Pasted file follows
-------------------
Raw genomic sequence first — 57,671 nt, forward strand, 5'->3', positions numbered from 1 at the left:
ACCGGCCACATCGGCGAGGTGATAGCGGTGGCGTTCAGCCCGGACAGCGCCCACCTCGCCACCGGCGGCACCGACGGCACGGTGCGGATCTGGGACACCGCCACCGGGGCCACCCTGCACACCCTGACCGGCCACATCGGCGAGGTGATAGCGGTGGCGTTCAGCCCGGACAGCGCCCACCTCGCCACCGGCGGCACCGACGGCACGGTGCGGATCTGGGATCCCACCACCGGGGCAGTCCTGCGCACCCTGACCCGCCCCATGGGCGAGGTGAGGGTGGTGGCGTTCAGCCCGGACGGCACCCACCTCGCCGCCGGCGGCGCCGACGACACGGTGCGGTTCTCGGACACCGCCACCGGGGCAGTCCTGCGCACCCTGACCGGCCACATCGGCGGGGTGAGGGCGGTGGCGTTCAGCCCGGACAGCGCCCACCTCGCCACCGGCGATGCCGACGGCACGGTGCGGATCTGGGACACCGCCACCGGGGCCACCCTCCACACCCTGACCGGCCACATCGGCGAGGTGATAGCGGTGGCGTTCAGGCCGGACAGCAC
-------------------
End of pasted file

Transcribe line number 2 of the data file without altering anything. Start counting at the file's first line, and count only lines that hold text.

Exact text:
ACCGGCCACATCGGCGAGGTGATAGCGGTGGCGTTCAGCCCGGACAGCGCCCACCTCGCCACCGGCGGCACCGACGGCACGGTGCGGATCTGGGACACCGCCACCGGGGCCACCCTGCACACCCTGACCGGCCACATCGGCGAGGTGATAGCGGTGGCGTTCAGCCCGGACAGCGCCCACCTCGCCACCGGCGGCACCGACGGCACGGTGCGGATCTGGGATCCCACCACCGGGGCAGTCCTGCGCACCCTGACCCGCCCCATGGGCGAGGTGAGGGTGGTGGCGTTCAGCCCGGACGGCACCCACCTCGCCGCCGGCGGCGCCGACGACACGGTGCGGTTCTCGGACACCGCCACCGGGGCAGTCCTGCGCACCCTGACCGGCCACATCGGCGGGGTGAGGGCGGTGGCGTTCAGCCCGGACAGCGCCCACCTCGCCACCGGCGATGCCGACGGCACGGTGCGGATCTGGGACACCGCCACCGGGGCCACCCTCCACACCCTGACCGGCCACATCGGCGAGGTGATAGCGGTGGCGTTCAGGCCGGACAGCAC